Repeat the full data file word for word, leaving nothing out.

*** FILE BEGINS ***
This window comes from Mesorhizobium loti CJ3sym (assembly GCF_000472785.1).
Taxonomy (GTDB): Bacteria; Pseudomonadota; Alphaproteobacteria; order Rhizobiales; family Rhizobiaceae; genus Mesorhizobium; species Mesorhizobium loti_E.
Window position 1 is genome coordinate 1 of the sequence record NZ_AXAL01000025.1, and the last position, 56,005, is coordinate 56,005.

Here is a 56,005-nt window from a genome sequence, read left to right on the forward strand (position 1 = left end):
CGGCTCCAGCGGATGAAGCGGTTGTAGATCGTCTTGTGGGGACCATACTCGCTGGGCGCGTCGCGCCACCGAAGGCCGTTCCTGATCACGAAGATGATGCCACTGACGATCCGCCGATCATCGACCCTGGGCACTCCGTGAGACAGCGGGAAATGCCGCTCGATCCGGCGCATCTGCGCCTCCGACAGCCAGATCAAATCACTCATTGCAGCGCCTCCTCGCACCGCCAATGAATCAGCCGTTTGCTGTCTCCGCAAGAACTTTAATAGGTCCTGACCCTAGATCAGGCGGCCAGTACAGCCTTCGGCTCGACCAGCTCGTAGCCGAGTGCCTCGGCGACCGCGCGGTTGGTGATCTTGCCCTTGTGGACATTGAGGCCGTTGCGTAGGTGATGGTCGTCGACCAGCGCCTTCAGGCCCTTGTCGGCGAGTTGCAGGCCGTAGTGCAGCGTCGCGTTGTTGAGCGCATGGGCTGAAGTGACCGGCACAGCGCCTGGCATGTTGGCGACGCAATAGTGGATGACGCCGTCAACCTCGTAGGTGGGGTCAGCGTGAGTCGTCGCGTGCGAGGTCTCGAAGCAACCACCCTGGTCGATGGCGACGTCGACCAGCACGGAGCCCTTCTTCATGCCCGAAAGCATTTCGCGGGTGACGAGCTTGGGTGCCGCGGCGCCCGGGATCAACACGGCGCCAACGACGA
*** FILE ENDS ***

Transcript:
This window comes from Mesorhizobium loti CJ3sym (assembly GCF_000472785.1).
Taxonomy (GTDB): Bacteria; Pseudomonadota; Alphaproteobacteria; order Rhizobiales; family Rhizobiaceae; genus Mesorhizobium; species Mesorhizobium loti_E.
Window position 1 is genome coordinate 1 of the sequence record NZ_AXAL01000025.1, and the last position, 56,005, is coordinate 56,005.

Here is a 56,005-nt window from a genome sequence, read left to right on the forward strand (position 1 = left end):
CGGCTCCAGCGGATGAAGCGGTTGTAGATCGTCTTGTGGGGACCATACTCGCTGGGCGCGTCGCGCCACCGAAGGCCGTTCCTGATCACGAAGATGATGCCACTGACGATCCGCCGATCATCGACCCTGGGCACTCCGTGAGACAGCGGGAAATGCCGCTCGATCCGGCGCATCTGCGCCTCCGACAGCCAGATCAAATCACTCATTGCAGCGCCTCCTCGCACCGCCAATGAATCAGCCGTTTGCTGTCTCCGCAAGAACTTTAATAGGTCCTGACCCTAGATCAGGCGGCCAGTACAGCCTTCGGCTCGACCAGCTCGTAGCCGAGTGCCTCGGCGACCGCGCGGTTGGTGATCTTGCCCTTGTGGACATTGAGGCCGTTGCGTAGGTGATGGTCGTCGACCAGCGCCTTCAGGCCCTTGTCGGCGAGTTGCAGGCCGTAGTGCAGCGTCGCGTTGTTGAGCGCATGGGCTGAAGTGACCGGCACAGCGCCTGGCATGTTGGCGACGCAATAGTGGATGACGCCGTCAACCTCGTAGGTGGGGTCAGCGTGAGTCGTCGCGTGCGAGGTCTCGAAGCAACCACCCTGGTCGATGGCGACGTCGACCAGCACGGAGCCCTTCTTCATGCCCGAAAGCATTTCGCGGGTGACGAGCTTGGGTGCCGCGGCGCCCGGGATCAACACGGCGCCAACGACGA